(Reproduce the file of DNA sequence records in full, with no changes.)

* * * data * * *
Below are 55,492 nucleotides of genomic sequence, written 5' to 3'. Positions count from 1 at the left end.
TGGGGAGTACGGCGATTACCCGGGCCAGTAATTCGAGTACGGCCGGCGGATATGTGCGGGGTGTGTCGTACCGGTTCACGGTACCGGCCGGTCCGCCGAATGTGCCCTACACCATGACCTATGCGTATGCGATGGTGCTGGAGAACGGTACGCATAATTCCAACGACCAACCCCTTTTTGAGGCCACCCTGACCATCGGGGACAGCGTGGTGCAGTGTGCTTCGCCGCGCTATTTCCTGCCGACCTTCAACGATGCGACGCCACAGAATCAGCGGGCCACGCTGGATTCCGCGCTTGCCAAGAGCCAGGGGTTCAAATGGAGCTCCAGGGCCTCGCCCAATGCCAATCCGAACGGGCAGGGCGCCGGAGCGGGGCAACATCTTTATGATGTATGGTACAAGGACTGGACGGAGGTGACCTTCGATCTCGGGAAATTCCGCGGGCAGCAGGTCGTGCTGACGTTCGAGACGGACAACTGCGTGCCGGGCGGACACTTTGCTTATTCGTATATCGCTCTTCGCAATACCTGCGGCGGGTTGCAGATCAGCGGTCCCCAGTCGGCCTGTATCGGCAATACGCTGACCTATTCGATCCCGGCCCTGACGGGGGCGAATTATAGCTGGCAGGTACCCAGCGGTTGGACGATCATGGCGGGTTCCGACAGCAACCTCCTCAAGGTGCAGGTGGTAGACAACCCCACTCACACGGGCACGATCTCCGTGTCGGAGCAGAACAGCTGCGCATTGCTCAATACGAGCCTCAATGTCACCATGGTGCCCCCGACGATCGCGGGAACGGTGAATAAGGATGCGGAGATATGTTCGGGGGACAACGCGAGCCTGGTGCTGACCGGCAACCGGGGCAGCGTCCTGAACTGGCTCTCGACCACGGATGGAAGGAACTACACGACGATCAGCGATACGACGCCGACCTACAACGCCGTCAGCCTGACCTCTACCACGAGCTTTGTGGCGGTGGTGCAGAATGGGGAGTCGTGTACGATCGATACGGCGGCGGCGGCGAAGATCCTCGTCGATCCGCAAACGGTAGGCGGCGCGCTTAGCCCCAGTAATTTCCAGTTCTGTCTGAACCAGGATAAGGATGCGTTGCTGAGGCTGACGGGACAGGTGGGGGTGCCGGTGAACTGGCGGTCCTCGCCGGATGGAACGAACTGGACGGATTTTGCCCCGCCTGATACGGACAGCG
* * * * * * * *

Below are 55,492 nucleotides of genomic sequence, written 5' to 3'. Positions count from 1 at the left end.
TGGGGAGTACGGCGATTACCCGGGCCAGTAATTCGAGTACGGCCGGCGGATATGTGCGGGGTGTGTCGTACCGGTTCACGGTACCGGCCGGTCCGCCGAATGTGCCCTACACCATGACCTATGCGTATGCGATGGTGCTGGAGAACGGTACGCATAATTCCAACGACCAACCCCTTTTTGAGGCCACCCTGACCATCGGGGACAGCGTGGTGCAGTGTGCTTCGCCGCGCTATTTCCTGCCGACCTTCAACGATGCGACGCCACAGAATCAGCGGGCCACGCTGGATTCCGCGCTTGCCAAGAGCCAGGGGTTCAAATGGAGCTCCAGGGCCTCGCCCAATGCCAATCCGAACGGGCAGGGCGCCGGAGCGGGGCAACATCTTTATGATGTATGGTACAAGGACTGGACGGAGGTGACCTTCGATCTCGGGAAATTCCGCGGGCAGCAGGTCGTGCTGACGTTCGAGACGGACAACTGCGTGCCGGGCGGACACTTTGCTTATTCGTATATCGCTCTTCGCAATACCTGCGGCGGGTTGCAGATCAGCGGTCCCCAGTCGGCCTGTATCGGCAATACGCTGACCTATTCGATCCCGGCCCTGACGGGGGCGAATTATAGCTGGCAGGTACCCAGCGGTTGGACGATCATGGCGGGTTCCGACAGCAACCTCCTCAAGGTGCAGGTGGTAGACAACCCCACTCACACGGGCACGATCTCCGTGTCGGAGCAGAACAGCTGCGCATTGCTCAATACGAGCCTCAATGTCACCATGGTGCCCCCGACGATCGCGGGAACGGTGAATAAGGATGCGGAGATATGTTCGGGGGACAACGCGAGCCTGGTGCTGACCGGCAACCGGGGCAGCGTCCTGAACTGGCTCTCGACCACGGATGGAAGGAACTACACGACGATCAGCGATACGACGCCGACCTACAACGCCGTCAGCCTGACCTCTACCACGAGCTTTGTGGCGGTGGTGCAGAATGGGGAGTCGTGTACGATCGATACGGCGGCGGCGGCGAAGATCCTCGTCGATCCGCAAACGGTAGGCGGCGCGCTTAGCCCCAGTAATTTCCAGTTCTGTCTGAACCAGGATAAGGATGCGTTGCTGAGGCTGACGGGACAGGTGGGGGTGCCGGTGAACTGGCGGTCCTCGCCGGATGGAACGAACTGGACGGATTTTGCCCCGCCTGATACGGACAGCG